Thrombosis - a question of clotting

8 May 2015        

Picture of Rachel Sacks from the Research Communications team. Rachel Sacks, from our Research Communications team, looks into BHF breakthroughs in thrombosis and where our research is headed.

You may have noticed that this week was National Thrombosis Week, but what exactly is thrombosis?

Thrombosis is the process by which clotting occurs whenever there is damage to a blood vessel. It involves small cells in the blood called platelets, and proteins which circulate throughout the bloodstream. During clot formation, these platelets and proteins are rapidly stimulated to form a clot in order to plug the site of damage and prevent blood from leaking out of the vessel.

Blood clotting, although critical in healthy healing (it forms the scab when you cut yourself) can also be dangerous…

What have we learnt over the years?

In the 1970s a BHF Professor, Michael Davies, conclusively proved that blood clots in the heart’s coronary arteries can cause heart attacks by starving the heart of blood. 

We now know that blood clots can also cause strokes by cutting off the blood supply to part of the brain, causing brain cells to become damaged or die.

The next step for scientists around the world was to take a look at why and how blood clots happen, and to start developing clot-busting medicines.

pill_in_hand ‚Äč

Over the next 20 years thanks in part to major BHF-funded studies the clot-busters aspirin and streptokinase, taken as soon as possible after a heart attack or stroke, were proven to reduce deaths. 

This was very exciting for the medical community, and vast changes in doctors’ prescribing patterns were seen (68 per cent of doctors shifted to routine administration of the drugs after a person had a heart attack).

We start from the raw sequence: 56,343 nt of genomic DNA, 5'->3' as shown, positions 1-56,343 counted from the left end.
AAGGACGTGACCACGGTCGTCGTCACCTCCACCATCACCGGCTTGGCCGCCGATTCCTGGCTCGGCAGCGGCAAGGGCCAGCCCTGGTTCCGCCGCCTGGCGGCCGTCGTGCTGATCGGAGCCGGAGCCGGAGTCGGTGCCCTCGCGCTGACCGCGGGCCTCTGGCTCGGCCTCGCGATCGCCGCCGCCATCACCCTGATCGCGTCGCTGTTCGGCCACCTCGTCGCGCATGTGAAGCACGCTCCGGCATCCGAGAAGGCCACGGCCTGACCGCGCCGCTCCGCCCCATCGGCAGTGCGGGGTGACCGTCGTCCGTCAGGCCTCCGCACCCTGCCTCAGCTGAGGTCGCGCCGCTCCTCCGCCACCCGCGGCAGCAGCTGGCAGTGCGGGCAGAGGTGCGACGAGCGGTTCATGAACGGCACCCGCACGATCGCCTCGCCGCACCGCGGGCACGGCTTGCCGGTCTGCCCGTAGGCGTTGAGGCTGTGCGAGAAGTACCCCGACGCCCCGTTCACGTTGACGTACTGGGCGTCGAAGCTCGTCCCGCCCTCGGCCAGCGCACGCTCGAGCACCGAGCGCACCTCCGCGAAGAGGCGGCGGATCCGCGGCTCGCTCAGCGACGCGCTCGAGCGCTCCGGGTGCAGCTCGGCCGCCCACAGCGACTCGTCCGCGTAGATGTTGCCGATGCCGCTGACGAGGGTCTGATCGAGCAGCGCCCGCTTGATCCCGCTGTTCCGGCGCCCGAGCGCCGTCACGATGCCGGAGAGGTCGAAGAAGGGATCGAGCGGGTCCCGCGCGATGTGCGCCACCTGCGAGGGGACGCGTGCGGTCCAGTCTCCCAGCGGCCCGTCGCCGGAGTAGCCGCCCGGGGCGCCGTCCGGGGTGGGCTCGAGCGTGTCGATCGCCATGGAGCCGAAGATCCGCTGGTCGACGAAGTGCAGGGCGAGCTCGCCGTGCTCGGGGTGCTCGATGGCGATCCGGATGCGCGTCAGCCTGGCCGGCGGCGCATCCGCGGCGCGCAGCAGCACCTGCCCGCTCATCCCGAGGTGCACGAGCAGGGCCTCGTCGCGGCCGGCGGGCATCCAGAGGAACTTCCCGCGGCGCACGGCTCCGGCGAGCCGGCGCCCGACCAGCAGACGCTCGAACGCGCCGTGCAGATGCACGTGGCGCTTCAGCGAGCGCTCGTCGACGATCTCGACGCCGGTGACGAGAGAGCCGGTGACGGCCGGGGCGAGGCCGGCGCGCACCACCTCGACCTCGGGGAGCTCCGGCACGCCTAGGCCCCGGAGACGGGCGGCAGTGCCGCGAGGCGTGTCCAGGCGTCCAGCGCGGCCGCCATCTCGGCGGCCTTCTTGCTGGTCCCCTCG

However these drugs don’t always work effectively, and both can cause an increase in bleeding after injury.

So how much more do we have to find out?

There is still plenty of research to be done into understanding the exact process of clot formation. 

Aspirin works by blocking platelet activation. BHF Professor Steve Watson and his team study in detail how platelets are stimulated to form a clot, in the hope of finding new drugs that can prevent clotting but with reduced risk of bleeding. 

Streptokinase works by dissolving the proteins in the clot. Dr Helen Philippou in Leeds has BHF funding to discover new drugs that prevent the proteins from clotting and which again will reduce the risk of bleeding.

In a different approach, researchers at Washington University School of Medicine have worked to produce new drugs that remove the molecules causing platelet activation. Last year they found that a genetically-engineered protein called APT102 is effective at preventing blood clots from reforming in dogs after a heart attack, and reduces the risk of bleeding.

What do blood clots look like?

A grey background, showing a clot, with multi-coloured cells depicted from a scanning electron microscope

Fraser Macrae from the University of Leeds carries out research to better understand how clots are formed in the body.

Working out the clot structure may be of benefit in the prevention and treatment of heart and circulatory disease.

Fraser Macrae
University of Leeds

His image (shown above) won our annual science image competition ‘Reflections of Research’ in 2014. This picture could easily be mistaken for an underwater coral reef but is, in fact, a detailed microscope image of a blood clot – the leading cause of heart attacks and stroke. The thick grey mesh is the clot, capturing a mixture of different cells seen in different colours.

Researching clotting, saving more lives

Although we have already made huge advances in the prevention and treatment of heart attacks, there is much more to be done. That's why we fund scientists, like BHF Professor Steve Watson, to help us understand more about dangerous blood clots and how we might prevent them causing heart attacks.

All of our research is made possible by you. Help us keep funding breakthroughs.

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